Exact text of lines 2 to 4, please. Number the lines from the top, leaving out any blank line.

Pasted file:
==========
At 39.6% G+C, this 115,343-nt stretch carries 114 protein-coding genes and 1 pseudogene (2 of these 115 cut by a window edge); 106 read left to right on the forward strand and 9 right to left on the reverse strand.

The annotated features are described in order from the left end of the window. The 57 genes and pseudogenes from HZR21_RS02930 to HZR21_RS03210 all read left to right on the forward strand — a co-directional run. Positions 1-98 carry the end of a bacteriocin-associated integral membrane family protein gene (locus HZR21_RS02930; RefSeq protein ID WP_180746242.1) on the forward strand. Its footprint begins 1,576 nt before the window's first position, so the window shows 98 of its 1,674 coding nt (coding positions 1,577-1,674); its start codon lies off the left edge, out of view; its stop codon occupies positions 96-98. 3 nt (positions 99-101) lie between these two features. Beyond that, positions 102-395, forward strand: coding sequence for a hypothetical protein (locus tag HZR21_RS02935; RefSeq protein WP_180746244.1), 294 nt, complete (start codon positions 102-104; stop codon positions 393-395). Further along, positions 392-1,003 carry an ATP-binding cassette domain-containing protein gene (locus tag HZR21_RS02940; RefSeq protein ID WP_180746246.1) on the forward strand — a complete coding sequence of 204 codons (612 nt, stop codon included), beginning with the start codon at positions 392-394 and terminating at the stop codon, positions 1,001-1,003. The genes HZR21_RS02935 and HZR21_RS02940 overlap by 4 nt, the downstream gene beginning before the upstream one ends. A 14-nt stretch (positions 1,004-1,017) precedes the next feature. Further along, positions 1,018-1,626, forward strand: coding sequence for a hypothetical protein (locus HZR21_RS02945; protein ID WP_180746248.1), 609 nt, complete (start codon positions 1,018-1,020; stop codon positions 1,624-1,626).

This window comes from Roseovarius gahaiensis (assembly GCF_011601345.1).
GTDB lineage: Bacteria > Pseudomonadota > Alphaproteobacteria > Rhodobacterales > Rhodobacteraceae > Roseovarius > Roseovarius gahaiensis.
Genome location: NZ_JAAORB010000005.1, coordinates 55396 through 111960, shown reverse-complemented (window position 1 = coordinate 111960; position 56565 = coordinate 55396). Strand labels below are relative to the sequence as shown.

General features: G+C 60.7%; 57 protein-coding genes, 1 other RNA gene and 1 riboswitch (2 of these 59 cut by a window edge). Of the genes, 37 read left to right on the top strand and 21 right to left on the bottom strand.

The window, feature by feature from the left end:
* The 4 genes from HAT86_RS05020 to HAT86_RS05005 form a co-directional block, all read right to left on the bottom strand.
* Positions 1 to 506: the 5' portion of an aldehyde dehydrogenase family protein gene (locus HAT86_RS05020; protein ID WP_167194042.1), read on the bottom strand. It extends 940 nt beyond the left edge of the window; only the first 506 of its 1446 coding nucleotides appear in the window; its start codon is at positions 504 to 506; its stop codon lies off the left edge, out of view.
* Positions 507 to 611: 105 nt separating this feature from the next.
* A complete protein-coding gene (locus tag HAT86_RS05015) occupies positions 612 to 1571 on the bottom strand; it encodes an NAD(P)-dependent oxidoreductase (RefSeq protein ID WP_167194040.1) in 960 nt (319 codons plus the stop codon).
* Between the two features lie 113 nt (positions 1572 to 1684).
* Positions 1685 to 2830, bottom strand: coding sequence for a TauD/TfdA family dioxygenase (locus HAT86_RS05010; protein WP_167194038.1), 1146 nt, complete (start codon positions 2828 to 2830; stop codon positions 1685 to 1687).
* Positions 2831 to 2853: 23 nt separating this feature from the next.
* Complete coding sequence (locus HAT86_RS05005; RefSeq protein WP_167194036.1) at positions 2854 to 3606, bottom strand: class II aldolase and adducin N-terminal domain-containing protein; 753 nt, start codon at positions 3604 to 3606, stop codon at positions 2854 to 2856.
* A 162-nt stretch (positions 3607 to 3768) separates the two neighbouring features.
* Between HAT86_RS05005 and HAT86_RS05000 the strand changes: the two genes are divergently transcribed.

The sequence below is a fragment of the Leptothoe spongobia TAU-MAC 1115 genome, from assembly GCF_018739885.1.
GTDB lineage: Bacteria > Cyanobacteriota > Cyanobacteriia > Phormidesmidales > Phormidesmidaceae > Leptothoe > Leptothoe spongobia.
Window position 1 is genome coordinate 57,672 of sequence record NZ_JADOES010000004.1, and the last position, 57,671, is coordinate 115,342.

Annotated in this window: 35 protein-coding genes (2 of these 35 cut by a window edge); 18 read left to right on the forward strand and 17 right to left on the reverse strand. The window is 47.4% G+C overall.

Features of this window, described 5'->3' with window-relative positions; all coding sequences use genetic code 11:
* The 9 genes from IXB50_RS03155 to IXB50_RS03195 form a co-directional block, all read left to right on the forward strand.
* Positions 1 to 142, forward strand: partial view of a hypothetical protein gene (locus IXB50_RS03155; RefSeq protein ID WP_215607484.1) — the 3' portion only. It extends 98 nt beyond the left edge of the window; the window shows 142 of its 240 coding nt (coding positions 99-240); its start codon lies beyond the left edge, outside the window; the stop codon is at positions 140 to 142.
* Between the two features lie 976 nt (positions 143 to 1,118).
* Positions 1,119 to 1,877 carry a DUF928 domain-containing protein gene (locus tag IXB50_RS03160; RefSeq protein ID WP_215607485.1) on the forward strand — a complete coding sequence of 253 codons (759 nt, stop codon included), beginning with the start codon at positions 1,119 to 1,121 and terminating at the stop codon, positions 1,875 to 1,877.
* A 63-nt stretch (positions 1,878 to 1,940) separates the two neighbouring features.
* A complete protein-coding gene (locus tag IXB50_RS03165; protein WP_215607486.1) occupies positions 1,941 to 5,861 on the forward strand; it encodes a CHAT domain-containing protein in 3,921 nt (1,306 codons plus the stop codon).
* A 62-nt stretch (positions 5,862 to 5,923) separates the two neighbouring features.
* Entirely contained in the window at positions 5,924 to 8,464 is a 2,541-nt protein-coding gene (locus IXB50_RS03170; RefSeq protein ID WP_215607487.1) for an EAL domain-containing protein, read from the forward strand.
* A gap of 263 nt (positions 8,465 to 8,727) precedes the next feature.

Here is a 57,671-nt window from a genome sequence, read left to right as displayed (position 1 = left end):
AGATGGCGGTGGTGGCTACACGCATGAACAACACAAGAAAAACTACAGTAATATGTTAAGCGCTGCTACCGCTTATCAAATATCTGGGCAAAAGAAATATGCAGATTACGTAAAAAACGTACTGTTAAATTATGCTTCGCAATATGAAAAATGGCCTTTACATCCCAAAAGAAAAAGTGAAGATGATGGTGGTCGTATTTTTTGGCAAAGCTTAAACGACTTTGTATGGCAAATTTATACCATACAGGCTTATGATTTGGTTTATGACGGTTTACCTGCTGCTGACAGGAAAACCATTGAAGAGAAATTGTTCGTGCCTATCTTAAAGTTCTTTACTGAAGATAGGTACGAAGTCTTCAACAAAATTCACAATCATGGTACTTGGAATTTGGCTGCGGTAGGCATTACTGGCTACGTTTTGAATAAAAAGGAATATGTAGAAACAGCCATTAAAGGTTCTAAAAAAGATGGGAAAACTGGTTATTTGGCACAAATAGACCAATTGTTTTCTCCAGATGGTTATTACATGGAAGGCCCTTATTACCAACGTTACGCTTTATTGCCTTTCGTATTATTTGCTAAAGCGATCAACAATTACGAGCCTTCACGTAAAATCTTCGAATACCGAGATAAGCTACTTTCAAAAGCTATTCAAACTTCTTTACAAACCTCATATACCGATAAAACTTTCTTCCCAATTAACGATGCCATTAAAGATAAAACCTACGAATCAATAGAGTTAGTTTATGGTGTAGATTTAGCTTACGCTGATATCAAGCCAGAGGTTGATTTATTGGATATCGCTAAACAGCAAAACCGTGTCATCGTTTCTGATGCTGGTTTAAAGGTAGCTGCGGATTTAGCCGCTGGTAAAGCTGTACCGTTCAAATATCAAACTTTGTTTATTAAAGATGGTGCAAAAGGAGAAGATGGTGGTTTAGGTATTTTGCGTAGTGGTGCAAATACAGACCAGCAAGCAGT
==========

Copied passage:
The annotated features are described in order from the left end of the window. The 57 genes and pseudogenes from HZR21_RS02930 to HZR21_RS03210 all read left to right on the forward strand — a co-directional run. Positions 1-98 carry the end of a bacteriocin-associated integral membrane family protein gene (locus HZR21_RS02930; RefSeq protein ID WP_180746242.1) on the forward strand. Its footprint begins 1,576 nt before the window's first position, so the window shows 98 of its 1,674 coding nt (coding positions 1,577-1,674); its start codon lies off the left edge, out of view; its stop codon occupies positions 96-98. 3 nt (positions 99-101) lie between these two features. Beyond that, positions 102-395, forward strand: coding sequence for a hypothetical protein (locus tag HZR21_RS02935; RefSeq protein WP_180746244.1), 294 nt, complete (start codon positions 102-104; stop codon positions 393-395). Further along, positions 392-1,003 carry an ATP-binding cassette domain-containing protein gene (locus tag HZR21_RS02940; RefSeq protein ID WP_180746246.1) on the forward strand — a complete coding sequence of 204 codons (612 nt, stop codon included), beginning with the start codon at positions 392-394 and terminating at the stop codon, positions 1,001-1,003. The genes HZR21_RS02935 and HZR21_RS02940 overlap by 4 nt, the downstream gene beginning before the upstream one ends. A 14-nt stretch (positions 1,004-1,017) precedes the next feature. Further along, positions 1,018-1,626, forward strand: coding sequence for a hypothetical protein (locus HZR21_RS02945; protein ID WP_180746248.1), 609 nt, complete (start codon positions 1,018-1,020; stop codon positions 1,624-1,626).

This window comes from Roseovarius gahaiensis (assembly GCF_011601345.1).
GTDB lineage: Bacteria > Pseudomonadota > Alphaproteobacteria > Rhodobacterales > Rhodobacteraceae > Roseovarius > Roseovarius gahaiensis.